So how is Hand of Fate played then? Well, at the start of a round, players customize two separate decks of cards, one for equipment and items, and one for encounters and events. The Dealer also has a deck, where he may dole out Blessings and Curses that are unlocked as you play further in Story Mode, with the former giving you an innate advantage, while the latter gives you an innate disadvantage. As I said, if you find deck management to be overwhelming, you can simply press a button in the Deck Menu to have the game make a competent deck for you, even if avid collectible card and tabletop game enthusiasts will savour the chance to customize their own potential for encounters and bonuses during gameplay.
When the cards are selected on both sides, the game begins, with a certain amount of Encounter Cards placed on a dungeon-like path, which is where Hand of Fate resembles a roguelike game. Players move a figurine, representing themselves, to any adjacent card, which, being face-down, could be an enemy encounter, a chance to acquire new items or equipment, or a special event that may or may not work in the player’s favour. Players proceed along these cards until they find the ‘Exit Card’, which takes them to the next ‘floor’ of the round, and the process starts over, until the player is either defeated, or, in the case of Story Mode, locates and defeats the boss.
Event Cards will often involve the player making choices, which will sometimes immediately result in a reward or a penalty, though will often involve the player drawing a series of cards representing ‘Success’, ‘Great Success’, ‘Failure’ or ‘Huge Failure’, which are shuffled and randomized. Depending on the outcome that the player draws, they might get a reward (or several), or suffer a punishment (or several), which may simply involve not getting their hands on whatever reward they could have gotten for participating in an event. Not only do successful events give you a chance to better turn the odds of the game in your favour, but they’re also the primary way to earn Tokens, which is how you add more events with more possibilities for better equipment and bonuses later in the game.
This element of chance can be thrilling, without completely taking away a sense of skill from the player. Given that each step through the cards that you take consumes 1 Food Card, and will eat at your health when you run out of Food Cards, resource management becomes a factor on your adventures, particularly since good or bad events can also drastically affect your Gold Cards, which are necessary to spend on better equipment, buying food, healing your wounds, or removing Curses. Carefully managing when to be charitable, when to wander, and when to stay focused on an objective, is a way that Hand of Fate avoids devolving into a simple roll of the fickle dice, giving the player some means to play it well, without making the experience too complex and unapproachable.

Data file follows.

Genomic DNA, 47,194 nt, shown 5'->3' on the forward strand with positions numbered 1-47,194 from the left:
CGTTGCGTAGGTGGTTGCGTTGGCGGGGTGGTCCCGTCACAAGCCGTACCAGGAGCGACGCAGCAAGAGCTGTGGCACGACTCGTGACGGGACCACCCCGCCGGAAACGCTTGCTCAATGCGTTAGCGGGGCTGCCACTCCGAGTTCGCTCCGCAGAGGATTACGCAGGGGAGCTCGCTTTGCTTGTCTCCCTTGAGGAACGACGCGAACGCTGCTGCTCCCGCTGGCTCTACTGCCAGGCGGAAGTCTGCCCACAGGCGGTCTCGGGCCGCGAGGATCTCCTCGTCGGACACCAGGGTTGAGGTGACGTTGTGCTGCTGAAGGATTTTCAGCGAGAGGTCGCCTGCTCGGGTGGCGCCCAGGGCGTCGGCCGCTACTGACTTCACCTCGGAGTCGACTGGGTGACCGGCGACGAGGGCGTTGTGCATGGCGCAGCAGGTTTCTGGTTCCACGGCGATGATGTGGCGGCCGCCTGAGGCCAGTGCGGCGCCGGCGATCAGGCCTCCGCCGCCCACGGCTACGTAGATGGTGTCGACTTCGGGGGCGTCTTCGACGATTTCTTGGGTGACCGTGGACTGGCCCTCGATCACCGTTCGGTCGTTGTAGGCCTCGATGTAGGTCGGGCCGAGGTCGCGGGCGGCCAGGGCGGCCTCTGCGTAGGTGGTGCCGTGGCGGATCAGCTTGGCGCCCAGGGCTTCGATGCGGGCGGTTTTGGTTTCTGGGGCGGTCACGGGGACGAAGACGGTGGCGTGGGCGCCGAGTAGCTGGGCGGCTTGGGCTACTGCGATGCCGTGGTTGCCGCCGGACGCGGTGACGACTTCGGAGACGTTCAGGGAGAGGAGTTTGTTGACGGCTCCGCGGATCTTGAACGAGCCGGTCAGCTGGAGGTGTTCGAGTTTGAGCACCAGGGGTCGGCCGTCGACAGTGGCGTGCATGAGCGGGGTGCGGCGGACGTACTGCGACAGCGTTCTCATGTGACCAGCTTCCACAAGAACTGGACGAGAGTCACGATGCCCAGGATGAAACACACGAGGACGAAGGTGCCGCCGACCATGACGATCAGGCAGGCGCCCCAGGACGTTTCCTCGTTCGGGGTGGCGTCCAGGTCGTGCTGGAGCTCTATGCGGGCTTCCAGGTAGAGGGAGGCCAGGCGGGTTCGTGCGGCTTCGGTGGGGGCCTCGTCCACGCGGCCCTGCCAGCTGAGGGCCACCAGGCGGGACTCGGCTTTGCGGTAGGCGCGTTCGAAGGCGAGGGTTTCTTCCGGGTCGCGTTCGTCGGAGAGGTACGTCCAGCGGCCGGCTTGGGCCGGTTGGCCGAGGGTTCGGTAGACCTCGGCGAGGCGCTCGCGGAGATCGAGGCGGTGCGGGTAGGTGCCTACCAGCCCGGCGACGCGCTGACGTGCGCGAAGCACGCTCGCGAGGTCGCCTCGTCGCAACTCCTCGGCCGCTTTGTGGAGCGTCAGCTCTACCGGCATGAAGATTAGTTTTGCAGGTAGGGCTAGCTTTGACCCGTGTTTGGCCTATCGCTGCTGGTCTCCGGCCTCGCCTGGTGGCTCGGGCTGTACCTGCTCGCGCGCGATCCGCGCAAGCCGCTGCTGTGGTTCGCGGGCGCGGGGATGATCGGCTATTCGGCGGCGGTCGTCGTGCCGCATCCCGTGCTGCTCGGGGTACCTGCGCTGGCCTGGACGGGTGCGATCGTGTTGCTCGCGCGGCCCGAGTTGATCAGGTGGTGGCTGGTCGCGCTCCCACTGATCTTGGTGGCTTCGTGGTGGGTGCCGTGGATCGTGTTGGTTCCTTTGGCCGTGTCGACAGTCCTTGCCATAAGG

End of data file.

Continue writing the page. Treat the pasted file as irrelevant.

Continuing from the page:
With that said though, the basis on chance is just prevalent enough to frustrate at times. Even a bit of bad luck, especially later in the game where The Dealer is all too happy to load you with debilitating Curse Cards, can seriously cripple your run. A few bad cards can find you without resources, with your weapons blunted, and with barely any means of proceeding forward, and the player has little to no control over this. Sometimes, you’ll be incredibly fortunate, and get far on some lucky draws, though other times, you’ll be doing great, only to get pounded into the dirt and lose because the game decided to arbitrarily screw you over. The way that the game can ruin a perfectly good run seemingly out of nowhere can be undeniably infuriating, even if it doesn’t change the fact that Hand of Fate remains addictive, and always invites repeat plays, without discouraging you from returning.
The game’s combat scenarios are also questionably balanced at times, especially given the unreliable nature of the camera during these sequences. Individually, the enemies are finely crafted and fun to fight, with combat being a largely straightforward rip of the free-flow combat mechanics first pioneered in the Batman: Arkham games. Players use one button to attack, another to counter blows or deflect projectiles, and use another button in conjunction with the left stick to dodge, while reserving the remaining button to shield bash and stagger enemies that are attempting to block attacks. You can get through most of combat by relentlessly attacking and constantly dodging, and while the enemy design is well and good, there isn’t much to the combat element of the game, which feels like it’s not as tightly-designed as the card mechanics are. You do have special attacks and magic to use, though these aren’t based on a limited supply of MP, and simply recharge after you use them, even if they can do interesting things like slow down enemies, or use crowd-controlling energy bursts to vary combat.